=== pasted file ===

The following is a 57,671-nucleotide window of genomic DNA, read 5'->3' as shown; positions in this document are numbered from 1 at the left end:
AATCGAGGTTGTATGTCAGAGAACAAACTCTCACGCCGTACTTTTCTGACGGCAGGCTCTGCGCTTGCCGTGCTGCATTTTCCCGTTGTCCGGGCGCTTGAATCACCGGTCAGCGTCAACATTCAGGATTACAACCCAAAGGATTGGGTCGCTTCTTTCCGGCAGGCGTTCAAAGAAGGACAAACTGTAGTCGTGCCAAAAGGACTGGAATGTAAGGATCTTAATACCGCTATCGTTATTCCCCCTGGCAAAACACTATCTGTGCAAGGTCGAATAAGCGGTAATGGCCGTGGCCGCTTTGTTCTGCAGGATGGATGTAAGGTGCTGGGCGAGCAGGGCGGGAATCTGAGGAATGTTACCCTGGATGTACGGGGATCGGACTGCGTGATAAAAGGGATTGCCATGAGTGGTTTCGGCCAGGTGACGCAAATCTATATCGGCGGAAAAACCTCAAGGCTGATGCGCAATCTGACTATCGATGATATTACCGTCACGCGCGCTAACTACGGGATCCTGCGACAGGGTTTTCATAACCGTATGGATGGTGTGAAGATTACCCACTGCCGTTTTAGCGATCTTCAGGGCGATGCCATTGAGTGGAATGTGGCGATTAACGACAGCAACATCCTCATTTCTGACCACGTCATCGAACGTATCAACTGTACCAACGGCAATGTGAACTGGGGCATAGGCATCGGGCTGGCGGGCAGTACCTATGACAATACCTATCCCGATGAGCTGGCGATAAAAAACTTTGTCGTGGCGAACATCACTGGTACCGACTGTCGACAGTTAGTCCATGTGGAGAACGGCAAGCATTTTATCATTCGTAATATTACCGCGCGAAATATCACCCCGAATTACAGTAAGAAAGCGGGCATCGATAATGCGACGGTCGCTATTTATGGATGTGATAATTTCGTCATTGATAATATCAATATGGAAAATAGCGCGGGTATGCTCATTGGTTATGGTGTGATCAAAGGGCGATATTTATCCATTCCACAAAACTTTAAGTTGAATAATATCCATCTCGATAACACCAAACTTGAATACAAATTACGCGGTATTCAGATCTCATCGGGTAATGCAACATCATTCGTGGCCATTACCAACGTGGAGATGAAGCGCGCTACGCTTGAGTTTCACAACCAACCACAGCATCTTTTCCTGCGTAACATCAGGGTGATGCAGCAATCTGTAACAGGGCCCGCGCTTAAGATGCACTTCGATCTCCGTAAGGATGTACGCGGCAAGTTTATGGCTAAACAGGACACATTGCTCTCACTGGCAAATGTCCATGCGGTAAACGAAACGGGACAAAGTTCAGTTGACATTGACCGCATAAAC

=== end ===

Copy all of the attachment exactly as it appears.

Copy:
The following is a 57,671-nucleotide window of genomic DNA, read 5'->3' as shown; positions in this document are numbered from 1 at the left end:
AATCGAGGTTGTATGTCAGAGAACAAACTCTCACGCCGTACTTTTCTGACGGCAGGCTCTGCGCTTGCCGTGCTGCATTTTCCCGTTGTCCGGGCGCTTGAATCACCGGTCAGCGTCAACATTCAGGATTACAACCCAAAGGATTGGGTCGCTTCTTTCCGGCAGGCGTTCAAAGAAGGACAAACTGTAGTCGTGCCAAAAGGACTGGAATGTAAGGATCTTAATACCGCTATCGTTATTCCCCCTGGCAAAACACTATCTGTGCAAGGTCGAATAAGCGGTAATGGCCGTGGCCGCTTTGTTCTGCAGGATGGATGTAAGGTGCTGGGCGAGCAGGGCGGGAATCTGAGGAATGTTACCCTGGATGTACGGGGATCGGACTGCGTGATAAAAGGGATTGCCATGAGTGGTTTCGGCCAGGTGACGCAAATCTATATCGGCGGAAAAACCTCAAGGCTGATGCGCAATCTGACTATCGATGATATTACCGTCACGCGCGCTAACTACGGGATCCTGCGACAGGGTTTTCATAACCGTATGGATGGTGTGAAGATTACCCACTGCCGTTTTAGCGATCTTCAGGGCGATGCCATTGAGTGGAATGTGGCGATTAACGACAGCAACATCCTCATTTCTGACCACGTCATCGAACGTATCAACTGTACCAACGGCAATGTGAACTGGGGCATAGGCATCGGGCTGGCGGGCAGTACCTATGACAATACCTATCCCGATGAGCTGGCGATAAAAAACTTTGTCGTGGCGAACATCACTGGTACCGACTGTCGACAGTTAGTCCATGTGGAGAACGGCAAGCATTTTATCATTCGTAATATTACCGCGCGAAATATCACCCCGAATTACAGTAAGAAAGCGGGCATCGATAATGCGACGGTCGCTATTTATGGATGTGATAATTTCGTCATTGATAATATCAATATGGAAAATAGCGCGGGTATGCTCATTGGTTATGGTGTGATCAAAGGGCGATATTTATCCATTCCACAAAACTTTAAGTTGAATAATATCCATCTCGATAACACCAAACTTGAATACAAATTACGCGGTATTCAGATCTCATCGGGTAATGCAACATCATTCGTGGCCATTACCAACGTGGAGATGAAGCGCGCTACGCTTGAGTTTCACAACCAACCACAGCATCTTTTCCTGCGTAACATCAGGGTGATGCAGCAATCTGTAACAGGGCCCGCGCTTAAGATGCACTTCGATCTCCGTAAGGATGTACGCGGCAAGTTTATGGCTAAACAGGACACATTGCTCTCACTGGCAAATGTCCATGCGGTAAACGAAACGGGACAAAGTTCAGTTGACATTGACCGCATAAAC